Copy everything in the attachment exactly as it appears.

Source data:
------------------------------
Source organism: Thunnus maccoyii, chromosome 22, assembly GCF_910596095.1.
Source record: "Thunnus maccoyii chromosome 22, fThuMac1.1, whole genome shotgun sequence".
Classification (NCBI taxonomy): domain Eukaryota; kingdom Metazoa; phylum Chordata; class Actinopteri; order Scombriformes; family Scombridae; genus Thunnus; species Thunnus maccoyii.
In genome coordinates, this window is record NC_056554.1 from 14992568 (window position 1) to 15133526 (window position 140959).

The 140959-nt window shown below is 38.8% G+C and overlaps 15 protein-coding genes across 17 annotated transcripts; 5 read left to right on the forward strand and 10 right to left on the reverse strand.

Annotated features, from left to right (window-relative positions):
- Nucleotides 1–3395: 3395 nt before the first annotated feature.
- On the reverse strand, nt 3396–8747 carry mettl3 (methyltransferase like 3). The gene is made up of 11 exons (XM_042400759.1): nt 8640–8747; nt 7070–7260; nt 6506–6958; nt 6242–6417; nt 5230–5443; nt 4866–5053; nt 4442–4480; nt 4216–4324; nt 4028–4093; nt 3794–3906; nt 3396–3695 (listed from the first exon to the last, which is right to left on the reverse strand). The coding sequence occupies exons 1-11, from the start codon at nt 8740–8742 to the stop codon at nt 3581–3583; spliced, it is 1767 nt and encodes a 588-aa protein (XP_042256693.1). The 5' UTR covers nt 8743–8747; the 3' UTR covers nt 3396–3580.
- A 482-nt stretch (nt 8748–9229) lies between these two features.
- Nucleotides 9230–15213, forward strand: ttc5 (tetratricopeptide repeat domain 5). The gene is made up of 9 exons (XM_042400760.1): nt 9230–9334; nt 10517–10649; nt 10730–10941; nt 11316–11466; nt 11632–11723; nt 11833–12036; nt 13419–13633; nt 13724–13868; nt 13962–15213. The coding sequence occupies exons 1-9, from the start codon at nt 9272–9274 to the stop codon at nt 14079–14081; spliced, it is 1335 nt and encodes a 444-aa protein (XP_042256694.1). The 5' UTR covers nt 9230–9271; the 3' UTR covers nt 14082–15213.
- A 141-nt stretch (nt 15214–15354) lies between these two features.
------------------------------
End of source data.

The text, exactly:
Source organism: Thunnus maccoyii, chromosome 22, assembly GCF_910596095.1.
Source record: "Thunnus maccoyii chromosome 22, fThuMac1.1, whole genome shotgun sequence".
Classification (NCBI taxonomy): domain Eukaryota; kingdom Metazoa; phylum Chordata; class Actinopteri; order Scombriformes; family Scombridae; genus Thunnus; species Thunnus maccoyii.
In genome coordinates, this window is record NC_056554.1 from 14992568 (window position 1) to 15133526 (window position 140959).

The 140959-nt window shown below is 38.8% G+C and overlaps 15 protein-coding genes across 17 annotated transcripts; 5 read left to right on the forward strand and 10 right to left on the reverse strand.

Annotated features, from left to right (window-relative positions):
- Nucleotides 1–3395: 3395 nt before the first annotated feature.
- On the reverse strand, nt 3396–8747 carry mettl3 (methyltransferase like 3). The gene is made up of 11 exons (XM_042400759.1): nt 8640–8747; nt 7070–7260; nt 6506–6958; nt 6242–6417; nt 5230–5443; nt 4866–5053; nt 4442–4480; nt 4216–4324; nt 4028–4093; nt 3794–3906; nt 3396–3695 (listed from the first exon to the last, which is right to left on the reverse strand). The coding sequence occupies exons 1-11, from the start codon at nt 8740–8742 to the stop codon at nt 3581–3583; spliced, it is 1767 nt and encodes a 588-aa protein (XP_042256693.1). The 5' UTR covers nt 8743–8747; the 3' UTR covers nt 3396–3580.
- A 482-nt stretch (nt 8748–9229) lies between these two features.
- Nucleotides 9230–15213, forward strand: ttc5 (tetratricopeptide repeat domain 5). The gene is made up of 9 exons (XM_042400760.1): nt 9230–9334; nt 10517–10649; nt 10730–10941; nt 11316–11466; nt 11632–11723; nt 11833–12036; nt 13419–13633; nt 13724–13868; nt 13962–15213. The coding sequence occupies exons 1-9, from the start codon at nt 9272–9274 to the stop codon at nt 14079–14081; spliced, it is 1335 nt and encodes a 444-aa protein (XP_042256694.1). The 5' UTR covers nt 9230–9271; the 3' UTR covers nt 14082–15213.
- A 141-nt stretch (nt 15214–15354) lies between these two features.